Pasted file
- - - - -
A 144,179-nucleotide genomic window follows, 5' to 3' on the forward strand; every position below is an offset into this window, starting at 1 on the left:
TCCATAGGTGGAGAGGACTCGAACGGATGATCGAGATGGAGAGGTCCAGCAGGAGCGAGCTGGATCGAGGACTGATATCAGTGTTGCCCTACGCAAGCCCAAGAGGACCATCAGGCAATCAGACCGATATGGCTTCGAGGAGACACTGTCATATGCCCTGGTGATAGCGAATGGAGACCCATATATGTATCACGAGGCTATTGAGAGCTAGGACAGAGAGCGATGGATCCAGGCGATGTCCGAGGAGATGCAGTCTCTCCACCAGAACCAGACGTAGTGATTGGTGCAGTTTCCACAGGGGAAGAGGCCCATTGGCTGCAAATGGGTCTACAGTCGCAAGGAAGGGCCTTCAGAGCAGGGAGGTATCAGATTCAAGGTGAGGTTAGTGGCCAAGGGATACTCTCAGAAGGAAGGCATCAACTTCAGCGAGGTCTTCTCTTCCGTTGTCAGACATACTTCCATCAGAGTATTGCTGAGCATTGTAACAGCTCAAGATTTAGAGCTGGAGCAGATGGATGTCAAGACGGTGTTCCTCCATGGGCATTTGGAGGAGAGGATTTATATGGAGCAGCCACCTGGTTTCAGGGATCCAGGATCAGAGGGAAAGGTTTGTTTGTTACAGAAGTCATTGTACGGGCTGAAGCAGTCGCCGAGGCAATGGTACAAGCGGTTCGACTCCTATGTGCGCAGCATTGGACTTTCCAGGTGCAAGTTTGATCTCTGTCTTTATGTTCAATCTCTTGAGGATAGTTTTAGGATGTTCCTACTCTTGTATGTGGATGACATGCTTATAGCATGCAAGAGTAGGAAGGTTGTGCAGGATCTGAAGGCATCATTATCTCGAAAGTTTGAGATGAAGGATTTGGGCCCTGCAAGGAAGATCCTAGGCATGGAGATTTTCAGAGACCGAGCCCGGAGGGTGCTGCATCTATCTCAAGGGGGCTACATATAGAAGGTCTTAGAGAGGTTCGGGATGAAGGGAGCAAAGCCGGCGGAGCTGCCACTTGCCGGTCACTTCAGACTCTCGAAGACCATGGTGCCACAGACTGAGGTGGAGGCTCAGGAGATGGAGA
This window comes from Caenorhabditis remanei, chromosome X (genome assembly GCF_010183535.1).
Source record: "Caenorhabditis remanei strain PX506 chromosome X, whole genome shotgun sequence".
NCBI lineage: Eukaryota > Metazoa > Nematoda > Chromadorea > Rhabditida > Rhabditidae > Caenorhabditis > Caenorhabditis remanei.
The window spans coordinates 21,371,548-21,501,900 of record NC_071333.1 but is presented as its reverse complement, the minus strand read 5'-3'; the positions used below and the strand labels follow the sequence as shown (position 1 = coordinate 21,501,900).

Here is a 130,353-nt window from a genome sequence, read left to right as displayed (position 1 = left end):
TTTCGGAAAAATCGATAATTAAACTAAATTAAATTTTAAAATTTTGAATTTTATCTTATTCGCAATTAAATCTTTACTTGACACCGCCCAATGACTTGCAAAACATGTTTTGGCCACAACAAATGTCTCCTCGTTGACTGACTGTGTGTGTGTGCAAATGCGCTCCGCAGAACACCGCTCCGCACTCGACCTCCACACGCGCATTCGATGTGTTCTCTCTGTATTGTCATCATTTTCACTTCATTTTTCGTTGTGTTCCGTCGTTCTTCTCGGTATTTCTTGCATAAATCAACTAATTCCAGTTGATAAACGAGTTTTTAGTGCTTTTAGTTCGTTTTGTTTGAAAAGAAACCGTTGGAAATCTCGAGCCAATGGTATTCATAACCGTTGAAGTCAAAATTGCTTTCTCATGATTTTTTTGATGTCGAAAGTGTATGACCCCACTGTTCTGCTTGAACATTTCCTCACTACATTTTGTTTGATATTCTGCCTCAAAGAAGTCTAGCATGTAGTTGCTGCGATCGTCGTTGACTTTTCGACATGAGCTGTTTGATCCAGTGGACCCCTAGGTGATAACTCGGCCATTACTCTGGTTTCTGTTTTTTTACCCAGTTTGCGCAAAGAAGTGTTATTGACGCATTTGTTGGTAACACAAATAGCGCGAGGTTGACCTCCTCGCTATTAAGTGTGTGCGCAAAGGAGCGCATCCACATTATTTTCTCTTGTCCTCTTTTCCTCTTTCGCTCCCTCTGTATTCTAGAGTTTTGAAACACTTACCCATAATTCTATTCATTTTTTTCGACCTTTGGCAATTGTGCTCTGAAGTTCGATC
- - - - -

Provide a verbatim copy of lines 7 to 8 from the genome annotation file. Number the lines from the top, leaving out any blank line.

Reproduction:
Here is a 130,353-nt window from a genome sequence, read left to right as displayed (position 1 = left end):
TTTCGGAAAAATCGATAATTAAACTAAATTAAATTTTAAAATTTTGAATTTTATCTTATTCGCAATTAAATCTTTACTTGACACCGCCCAATGACTTGCAAAACATGTTTTGGCCACAACAAATGTCTCCTCGTTGACTGACTGTGTGTGTGTGCAAATGCGCTCCGCAGAACACCGCTCCGCACTCGACCTCCACACGCGCATTCGATGTGTTCTCTCTGTATTGTCATCATTTTCACTTCATTTTTCGTTGTGTTCCGTCGTTCTTCTCGGTATTTCTTGCATAAATCAACTAATTCCAGTTGATAAACGAGTTTTTAGTGCTTTTAGTTCGTTTTGTTTGAAAAGAAACCGTTGGAAATCTCGAGCCAATGGTATTCATAACCGTTGAAGTCAAAATTGCTTTCTCATGATTTTTTTGATGTCGAAAGTGTATGACCCCACTGTTCTGCTTGAACATTTCCTCACTACATTTTGTTTGATATTCTGCCTCAAAGAAGTCTAGCATGTAGTTGCTGCGATCGTCGTTGACTTTTCGACATGAGCTGTTTGATCCAGTGGACCCCTAGGTGATAACTCGGCCATTACTCTGGTTTCTGTTTTTTTACCCAGTTTGCGCAAAGAAGTGTTATTGACGCATTTGTTGGTAACACAAATAGCGCGAGGTTGACCTCCTCGCTATTAAGTGTGTGCGCAAAGGAGCGCATCCACATTATTTTCTCTTGTCCTCTTTTCCTCTTTCGCTCCCTCTGTATTCTAGAGTTTTGAAACACTTACCCATAATTCTATTCATTTTTTTCGACCTTTGGCAATTGTGCTCTGAAGTTCGATC